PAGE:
What to Know When Sourcing Data
Beyond the Surface: Understanding Your Data Sources’ Impact on Healthcare Marketing Strategy
If insights are the foundation of strategy, then data stands as the very bedrock of those insights. Thus, an innate connection exists between the quality of data and the caliber of strategic decisions. In the current business landscape, a considerable portion of companies are funneling resources into analytics, and many are delving into the promises of AI. Surprisingly, however, less attention is dedicated towards data input. This is especially true in the healthcare marketing space.
When navigating the realm of data options, two prevailing paths come into view: an inclination toward arbitrary brand preferences or a perception of data as a mere commodity. Nonetheless, the truth is that while data origins might share similarities, disparities in acquisition methods, sources, and quantity are rife. Amid the evaluation of data for commercial analytics, a comprehensive consideration of the following factors is essential:
Source: Open or Closed Source
Closed-source data is captured at the payer level, one payer at a time. While it encompasses all or most claims from a given payer, it is confined to the patient subset of that payer’s plans which leads to smaller data sets. Moreover, closed-source data inherently carries biases toward the formularies and networks covered by the plan. For these reasons, closed source data tends to be less favored for marketing endeavors.
Open-source data, in contrast, is captured during the adjudication process between providers (HCPs or pharmacies) and payers. This type of data encompasses a wider array of payers and, consequently, captures a broader patient pool, larger practitioner volumes, and more claims spanning all plans. The result is a more comprehensive dataset primed for commercial analytics.
Data Capture: More is Better
Healthcare data capture wields substantial influence over shaping commercial operations. The increasing digitization of healthcare processes and increased volume of data being generated is expanding the opportunities for analysis and insights. This has spurred a range of new data company entrants. These emerging players often possess limited samples of claims data sourced from only one or two data sources.
While these new players can present enticing platforms and promise economic advantages, it is crucial to acknowledge the pivotal role that data depth and the breadth of underlying data assets play in ensuring the accuracy and reliability of outcomes. Limited data samples may inadvertently lead to incomplete insights, hindered trend identification, and less-informed decision-making. In a world where precision matters, healthcare stakeholders must balance the allure of platforms and economic efficiencies with the critical need for comprehensive data capture.
Data Linking: 1+1 > 2
Within the current landscape of healthcare analytics, the ability to correlate medical and prescription claims has taken on heightened significance. The proliferation of drugs with multiple indications underscores the importance of understanding not only the prescriber but also the purpose of prescription. This contextual insight is as vital as the prescription itself. Linking medical and prescription claims provides a comprehensive narrative of a patient's journey, shedding light on the conditions being treated, the efficacy of interventions, and effectiveness of commercial activities.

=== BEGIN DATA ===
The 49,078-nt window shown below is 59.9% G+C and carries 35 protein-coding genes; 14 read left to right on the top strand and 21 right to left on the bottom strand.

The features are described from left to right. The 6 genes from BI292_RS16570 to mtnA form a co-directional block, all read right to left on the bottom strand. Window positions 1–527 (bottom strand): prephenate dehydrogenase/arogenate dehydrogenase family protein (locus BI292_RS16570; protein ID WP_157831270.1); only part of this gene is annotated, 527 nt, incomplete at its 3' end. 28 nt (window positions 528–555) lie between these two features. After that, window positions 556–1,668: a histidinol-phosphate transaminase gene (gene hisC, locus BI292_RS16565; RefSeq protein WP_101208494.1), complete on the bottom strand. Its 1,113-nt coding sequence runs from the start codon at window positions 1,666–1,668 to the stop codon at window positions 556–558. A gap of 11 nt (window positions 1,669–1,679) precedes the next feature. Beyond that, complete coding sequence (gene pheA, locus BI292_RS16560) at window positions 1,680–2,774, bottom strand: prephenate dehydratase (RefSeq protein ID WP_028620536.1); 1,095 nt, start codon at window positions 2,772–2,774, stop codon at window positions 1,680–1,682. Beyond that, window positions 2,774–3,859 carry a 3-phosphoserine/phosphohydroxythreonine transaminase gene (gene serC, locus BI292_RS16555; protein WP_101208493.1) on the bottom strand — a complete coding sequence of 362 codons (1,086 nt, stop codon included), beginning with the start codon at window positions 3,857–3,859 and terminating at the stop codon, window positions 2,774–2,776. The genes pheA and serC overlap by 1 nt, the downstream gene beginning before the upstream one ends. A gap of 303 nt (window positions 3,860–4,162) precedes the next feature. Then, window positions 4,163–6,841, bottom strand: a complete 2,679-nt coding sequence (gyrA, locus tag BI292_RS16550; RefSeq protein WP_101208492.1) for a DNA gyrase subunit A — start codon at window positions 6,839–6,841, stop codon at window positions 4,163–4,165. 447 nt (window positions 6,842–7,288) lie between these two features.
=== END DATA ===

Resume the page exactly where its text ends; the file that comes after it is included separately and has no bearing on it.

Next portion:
In the absence of robust data capture that seamlessly intertwines prescriptions with diagnoses, a critical risk arises: the potential oversight of insights pivotal to informed commercial decision-making. It's through understanding this interconnection that marketers can craft strategies that resonate with patients' experiences and needs.
Data Rights: Unleash Your Insights
Gaining a firm grasp of your data suppliers' rights is fundamental for responsible data utilization. The terms governing data access, usage, and sharing can differ vastly among suppliers. Certain companies may be confined to using the data solely for analytical purposes, lacking the ability to disseminate the foundational data itself. Others might be restricted to using data access within the confines of their platform and prevented from releasing the core-level data such as claims, patient details, and HCP information.
Sourcing data from suppliers with restrictions can pose challenges. The ability to export and blend healthcare data outside of the supplier's platform becomes pivotal for comprehensive analysis and informed decision-making. As the landscape of data suppliers continues to diversify, ensuring that analysts possess the necessary freedom and flexibility to work with the data efficiently and holistically becomes an imperative cornerstone for maximizing the value of healthcare data-driven insights.
The relationship between data and strategic decision-making is indisputable. As companies invest in analytics and AI, the pivotal role of data input cannot be downplayed. This is particularly relevant in healthcare marketing. While data origins may appear uniform, the disparities in availability, depth, and sources can wield significant influence over the insights generated.
In the process of evaluating data for commercial analytics, it's imperative to consider the four foundational pillars: the source, capture process, linking potential of prescription and medical claims, and access and usage rights. In a world where precision matters, the freedom to explore, combine, and analyze data that is connected, thorough, and comprehensive plays a critical role in generating the most informed insights.
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